Inception of Shiraz Golden Restaurant
The restaurant was rechristened in 1956 as the ‘Golden Restaurant.’ By that time, the eatery had already started exploring the possibility of expanding the food business. The most recent avatar ‘Shiraz Golden Restaurant’ formally came into being in 1970 as a partnership business between Ali and Shamsul Haque Zaved. Another legacy that Shiraz has been carrying forward is certainly their breakfast offering for the Pathans of Kolkata.
Over the years, Shiraz Golden Restaurant has evolved tremendously and its popularity has crossed boundaries. For more than five decades, the intersection of Park Street and Mullickbazaar remained the only meeting and eating point. In 1995, it started proliferating with its first franchisee located at Jadavpur, following which eight outlets have come up and the brand has also opened an outlet in Durgapur, West Bengal.
The reason Shiraz has opened only eight outlets in the city over a period of almost six decades is because they want to maintain quality. Moreover they believe that a limited number of stores gives them a fair share of exclusivity. According to them, they were the first ones to introduce Awadhi and Mughlai cuisine in Kolkata and the rest simply followed them.
Initial Hiccups and Consequent Remedies
Shiraz claims that the biryani they serve is the most famous and has somehow still managed to keep its charm alive. “The best-selling product would undoubtedly be our biryani, which is an institution in itself. The lightly spiced biryani and its consistent quality that we have maintained over the years are the factors that have made Shiraz such a big name in Kolkata,” claims Ahemed.
Of late, Shiraz has also expanded its range of vegetarian delicacies to further appeal to the customers who prefer vegetarian food cooked in Awadhi style. They have included popular dishes such as paneer shashlik, vegetable pulao, dal makhani and paneer butter masala. Keeping in mind the inclination of Kolkatans towards fish, the brand has also included dishes such as ‘pomfret tandoori’ in its menu.
To maintain the quality of food across all its outlets, Shiraz has maintained a central kitchen, which serves all the outlets. The central kitchen has a staff of 15 members and standard industrial equipment is used in the kitchen. It is located off Park Street, and since the main outlet is nearby, it is convenient to transport the food and other goods back and forth without spending too much time.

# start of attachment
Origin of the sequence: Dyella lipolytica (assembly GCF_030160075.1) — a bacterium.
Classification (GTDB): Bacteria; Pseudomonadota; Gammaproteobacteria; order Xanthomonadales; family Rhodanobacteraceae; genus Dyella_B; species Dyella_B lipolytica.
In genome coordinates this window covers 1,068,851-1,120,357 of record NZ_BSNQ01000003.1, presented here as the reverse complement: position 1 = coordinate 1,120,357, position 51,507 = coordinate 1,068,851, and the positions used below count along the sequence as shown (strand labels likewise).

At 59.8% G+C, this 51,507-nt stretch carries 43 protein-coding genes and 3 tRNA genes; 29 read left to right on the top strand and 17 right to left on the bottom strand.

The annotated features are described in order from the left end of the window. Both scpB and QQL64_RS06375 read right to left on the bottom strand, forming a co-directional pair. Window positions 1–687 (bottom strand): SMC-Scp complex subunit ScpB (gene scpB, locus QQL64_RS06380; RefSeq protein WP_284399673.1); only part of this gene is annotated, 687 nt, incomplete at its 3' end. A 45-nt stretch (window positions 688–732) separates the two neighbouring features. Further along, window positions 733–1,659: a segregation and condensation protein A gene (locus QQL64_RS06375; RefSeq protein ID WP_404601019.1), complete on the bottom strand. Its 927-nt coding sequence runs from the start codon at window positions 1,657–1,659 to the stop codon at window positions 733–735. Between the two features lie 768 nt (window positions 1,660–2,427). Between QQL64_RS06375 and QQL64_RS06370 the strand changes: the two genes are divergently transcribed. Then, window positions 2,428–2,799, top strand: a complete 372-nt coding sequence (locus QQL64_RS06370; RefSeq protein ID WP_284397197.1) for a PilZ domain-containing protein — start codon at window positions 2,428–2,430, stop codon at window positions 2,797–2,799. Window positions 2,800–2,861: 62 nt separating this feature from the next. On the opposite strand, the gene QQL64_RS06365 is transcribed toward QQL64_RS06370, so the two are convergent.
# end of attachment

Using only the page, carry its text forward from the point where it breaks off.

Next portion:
According to Ahemed, few of the operational challenges that they are currently facing include day to day competitors and retaining manpower in the times of financial crisis. “Price hikes in labour, food items, and transport do hamper growth,” he adds.
Spreading Awadhi Cuisine’s Aroma
According to Ahemed, the food lovers in Kolkata have always been loyal supporters of their restaurants. Stating the fact, he says: “From the beginning, Awadhi cuisine has hit the palates of people in the East. The light fluffy biryani and the royal chaap have been received extremely well. No other restaurant can claim a 100 percent brand recall and research reveals more than 70 percent Kolkatans have tasted the food of Shiraz. Chef Shammuddin, a direct descendant of Wajid Ali Shah’s royal kitchen, was the first to introduce authentic Awadhi cuisine in Kolkata and introduced ‘Shiraz ka Biryani’. A few well-known names who have visited us include Amjad Khan, Faroque Sheikh, Javed Akhtar, Asrani, MF Hussain, Shatrughan Sinha and Shabana Azmi.”
Ahemed is also ready to take the franchising route for expansion. “We are looking for franchisee stores all across India and we have targeted franchisee operations in Hyderabad, Chennai, Pune, Guwahati and Siliguri,” he reveals.
The average investment that goes in each outlet of Shiraz is almost ` 9-10 lakh, excluding the interior, kitchen equipments, hoardings, etc.
Talking about the ideal location for his restaurants, Ahemed states: “We would prefer residential-cum-business areas. It’s difficult for us to set shop in malls since rents are higher, which will force us to increase the price of the items, and we don’t want our customers to face such problems.”
Speaking about the business margins in the food service business, he says: “The margins of profit are not that high; however, centrally operated outlets are profitable including having a central kitchen.”